Martin Dies, Jr. State Park is a 705-acre recreational area nestled alongside B.A. Steinhagen Reservoir between Woodville and Jasper. The park is composed of three separate units located in both Jasper and Tyler counties. The land for the park was acquired under a long-term lease from the U.S. Army Corps of Engineers in 1964, and officially opened under the name of Dam B State Park in 1965.
Born and raised in East Texas, Martin Dies, Jr. spent many summers as a boy at his father’s farm near Bevilport (Jasper County). Much of his childhood was spent riding horses through the forest and river bottoms on the future lands of the park. Dies graduated from Stephen F. Austin State University in 1942. When the United States entered World War II, he volunteered to join the Navy. During the war, he served as an officer aboard the destroyer USS Richard Suessens. Dies saw combat in Leyte Gulf and Okinawa where he received multiple commendations for his actions. After the war, he completed his law degree from Southern Methodist University and joined the family practice in Lufkin. Later, Dies served as a Texas State Senator for eight years before becoming Secretary of State of Texas. In September of 1971, he became the Chief Justice of the Ninth Court of Appeals in Beaumont, until 1989 when he retired. Throughout his years of public service, he devoted much effort to improving the state park system, and therefore the Texas Parks and Wildlife Commission honored him by renaming Dam B State Park to Martin Dies, Jr. State Park in 1965.
In the mid-1800s, the Neches River was a major artery of commerce for the region. Steamboats opened up trade routes between East Texas, Galveston, and New Orleans. In 1882, the first railroad came into Tyler County, thus competing with the steamboats as transportation, and eventually putting them out of business.
The timber industry became big business in East Texas after the Civil War, and in 1907 Texas ranked third among the lumber-producing states, and the lands that would eventually become Martin Dies, Jr. State Park were not spared the lumberjack’s saw. Even though the park is heavily forested, most of the forest is second generation growth; however it is possible to spot some old growth trees while hiking around the park.
In 1936, plans to build a bridge to connect Tyler and Jasper counties were underway. There was a privately-owned toll ferry along state highway 45 that could be used to cross the Neches River, but it was unreliable when water levels were high. On Feb. 12, 1943, the new Neches Bridge opened connecting travel between Tyler and Jasper counties, connecting the land of the future Martin Dies Jr. State Park with U.S. Highway 190.
Sept. 12, 1947, groundbreaking ceremonies took place for Dam B (Steinhagen Lake). This dam promised employment, economic and recreational development, flood control, and water conservation. In the 1960s,, development of a new state park along the reservoir was underway, supported by local East Texans and their state senator, Martin Dies, Jr. This new state park would eventually become Martin Dies, Jr. State Park.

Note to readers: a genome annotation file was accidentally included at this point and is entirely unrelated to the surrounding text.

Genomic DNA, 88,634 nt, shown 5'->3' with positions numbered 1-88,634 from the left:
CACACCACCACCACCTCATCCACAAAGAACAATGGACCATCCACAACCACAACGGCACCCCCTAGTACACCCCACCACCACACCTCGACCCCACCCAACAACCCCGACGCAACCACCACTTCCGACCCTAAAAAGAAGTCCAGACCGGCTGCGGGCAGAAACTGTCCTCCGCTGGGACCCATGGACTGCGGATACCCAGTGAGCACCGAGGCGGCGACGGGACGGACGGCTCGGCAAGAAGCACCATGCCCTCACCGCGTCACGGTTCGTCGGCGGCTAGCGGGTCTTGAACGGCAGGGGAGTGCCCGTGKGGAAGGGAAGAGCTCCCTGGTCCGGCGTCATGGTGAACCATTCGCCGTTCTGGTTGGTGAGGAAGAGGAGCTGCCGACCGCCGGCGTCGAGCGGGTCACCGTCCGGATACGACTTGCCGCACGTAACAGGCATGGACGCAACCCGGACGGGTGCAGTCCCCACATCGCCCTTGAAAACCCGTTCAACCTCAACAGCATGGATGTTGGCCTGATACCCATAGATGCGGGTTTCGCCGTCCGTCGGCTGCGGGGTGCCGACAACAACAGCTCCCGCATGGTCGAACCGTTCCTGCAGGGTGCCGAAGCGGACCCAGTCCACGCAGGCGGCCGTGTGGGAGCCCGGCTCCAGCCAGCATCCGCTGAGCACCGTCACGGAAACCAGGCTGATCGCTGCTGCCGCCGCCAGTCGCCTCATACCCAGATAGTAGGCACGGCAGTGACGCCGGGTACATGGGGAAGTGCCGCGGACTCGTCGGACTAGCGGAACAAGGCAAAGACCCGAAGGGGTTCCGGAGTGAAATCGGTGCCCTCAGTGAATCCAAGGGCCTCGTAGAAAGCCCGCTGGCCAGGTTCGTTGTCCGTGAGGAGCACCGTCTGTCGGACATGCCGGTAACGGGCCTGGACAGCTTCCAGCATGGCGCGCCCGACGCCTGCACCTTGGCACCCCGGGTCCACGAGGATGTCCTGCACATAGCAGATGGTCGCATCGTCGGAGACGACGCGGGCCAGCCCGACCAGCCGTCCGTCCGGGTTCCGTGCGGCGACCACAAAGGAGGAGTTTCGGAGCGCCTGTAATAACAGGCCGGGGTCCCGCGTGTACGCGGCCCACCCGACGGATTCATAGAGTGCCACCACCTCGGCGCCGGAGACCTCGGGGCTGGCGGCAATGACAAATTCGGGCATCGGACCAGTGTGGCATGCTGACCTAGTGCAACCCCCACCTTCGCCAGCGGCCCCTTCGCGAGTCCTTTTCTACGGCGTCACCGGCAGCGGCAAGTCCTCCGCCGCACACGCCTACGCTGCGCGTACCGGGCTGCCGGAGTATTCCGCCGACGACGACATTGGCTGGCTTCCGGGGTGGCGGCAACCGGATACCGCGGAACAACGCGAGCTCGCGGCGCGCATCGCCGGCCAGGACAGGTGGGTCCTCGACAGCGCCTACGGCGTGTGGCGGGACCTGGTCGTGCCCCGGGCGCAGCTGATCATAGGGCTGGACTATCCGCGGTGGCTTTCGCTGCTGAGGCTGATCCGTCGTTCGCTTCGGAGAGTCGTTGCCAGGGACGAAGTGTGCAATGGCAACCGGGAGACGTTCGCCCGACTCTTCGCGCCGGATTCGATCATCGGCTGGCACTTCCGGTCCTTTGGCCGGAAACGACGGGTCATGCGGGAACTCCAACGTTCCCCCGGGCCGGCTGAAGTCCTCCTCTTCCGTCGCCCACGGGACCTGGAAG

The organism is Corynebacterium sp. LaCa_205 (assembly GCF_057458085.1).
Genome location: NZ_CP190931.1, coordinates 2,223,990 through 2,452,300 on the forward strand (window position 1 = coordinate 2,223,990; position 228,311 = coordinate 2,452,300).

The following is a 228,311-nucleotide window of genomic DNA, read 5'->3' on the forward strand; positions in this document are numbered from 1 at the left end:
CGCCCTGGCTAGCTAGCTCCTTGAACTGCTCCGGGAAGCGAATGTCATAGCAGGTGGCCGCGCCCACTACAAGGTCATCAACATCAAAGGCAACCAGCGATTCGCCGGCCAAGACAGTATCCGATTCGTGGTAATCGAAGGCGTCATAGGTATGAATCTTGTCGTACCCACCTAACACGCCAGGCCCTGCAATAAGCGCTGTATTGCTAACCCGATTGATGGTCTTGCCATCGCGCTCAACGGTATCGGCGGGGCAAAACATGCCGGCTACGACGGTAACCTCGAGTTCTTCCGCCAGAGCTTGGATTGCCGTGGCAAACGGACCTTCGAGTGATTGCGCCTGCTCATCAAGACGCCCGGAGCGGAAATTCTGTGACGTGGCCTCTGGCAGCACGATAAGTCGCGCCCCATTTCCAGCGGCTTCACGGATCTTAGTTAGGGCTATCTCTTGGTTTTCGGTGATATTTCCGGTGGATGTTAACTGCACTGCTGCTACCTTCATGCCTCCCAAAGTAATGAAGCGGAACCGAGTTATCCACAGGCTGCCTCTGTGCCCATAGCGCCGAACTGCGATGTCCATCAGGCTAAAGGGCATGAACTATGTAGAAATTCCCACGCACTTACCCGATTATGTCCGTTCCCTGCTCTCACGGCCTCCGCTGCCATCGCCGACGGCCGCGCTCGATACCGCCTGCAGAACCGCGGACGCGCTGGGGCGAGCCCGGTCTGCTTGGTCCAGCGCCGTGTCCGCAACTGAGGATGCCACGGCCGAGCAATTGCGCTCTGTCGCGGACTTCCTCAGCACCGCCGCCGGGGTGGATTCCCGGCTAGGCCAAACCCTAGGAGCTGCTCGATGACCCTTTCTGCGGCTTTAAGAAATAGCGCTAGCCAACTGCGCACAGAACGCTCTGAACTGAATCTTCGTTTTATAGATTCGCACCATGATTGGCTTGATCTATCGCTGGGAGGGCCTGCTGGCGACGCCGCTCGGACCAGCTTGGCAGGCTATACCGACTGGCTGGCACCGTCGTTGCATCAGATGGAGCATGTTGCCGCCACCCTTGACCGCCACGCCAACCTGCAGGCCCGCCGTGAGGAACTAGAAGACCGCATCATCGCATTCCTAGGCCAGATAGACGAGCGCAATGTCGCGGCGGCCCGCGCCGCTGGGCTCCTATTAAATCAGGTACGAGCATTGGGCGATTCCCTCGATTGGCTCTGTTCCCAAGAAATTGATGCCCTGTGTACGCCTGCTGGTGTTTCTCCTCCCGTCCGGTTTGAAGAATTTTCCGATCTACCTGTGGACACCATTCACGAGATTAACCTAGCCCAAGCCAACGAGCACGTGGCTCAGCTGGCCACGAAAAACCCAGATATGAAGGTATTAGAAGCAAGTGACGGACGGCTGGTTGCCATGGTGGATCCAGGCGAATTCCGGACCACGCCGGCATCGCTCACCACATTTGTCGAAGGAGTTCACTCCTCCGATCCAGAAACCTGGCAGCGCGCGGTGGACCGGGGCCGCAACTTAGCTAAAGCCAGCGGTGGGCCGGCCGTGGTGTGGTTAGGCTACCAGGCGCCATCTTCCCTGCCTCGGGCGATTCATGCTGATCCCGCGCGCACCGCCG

Archeological evidence indicates human activity in the vicinity of the park and surrounding areas for several thousand years. Southeast Texas was influenced by two major Native American Indian groups: the Atakapans towards the coast and the Caddoans to the north. Both consisted of a number of tribes.
The Caddoans were composed of over two dozen tribes loosely joined into three confederacies: Hasinai, Kadohadacho, and Natchitoches. The Hasinais inhabited the region of the middle and upper Neches and upper Angelina river valleys. The name of the Neches River comes from the Neches tribe. The Caddo culture is believed to go back over 1,000 years.
The Caddo were expert craftsmen, making very beautiful decorative pottery from the East Texas clay and often weaving baskets and reed mats. Handmade musical instruments have been found, including drums and flutes. The Caddoans practiced agriculture and cultivated multiple crops, including corn, squash, beans and tobacco. They stored a large supply of grain for times of drought in the pots and baskets that they crafted. Game such as deer, rabbit, bear, javelin and fox, obtained through hunting and trapping, supplemented their primarily agrarian existence. The woods also provided wild fruits, nuts and honey.
The Caddoans continued to live in the Neches and Angelina river valleys into the 1830s, before being forced out of Texas into Oklahoma where they are now a federally recognized tribe.
The first Anglo settlers moved into the area in the early 1820s and found the Neches waterway to be abundant with ducks, fish, and other game wildlife such as deer, turkey, and black bear. The wide variety of trees and shrubs in the area provided fruit and nuts for food throughout the year. These settlers who lived off the land brought with them a way of life that endured unchanged in East Texas until the 1960s.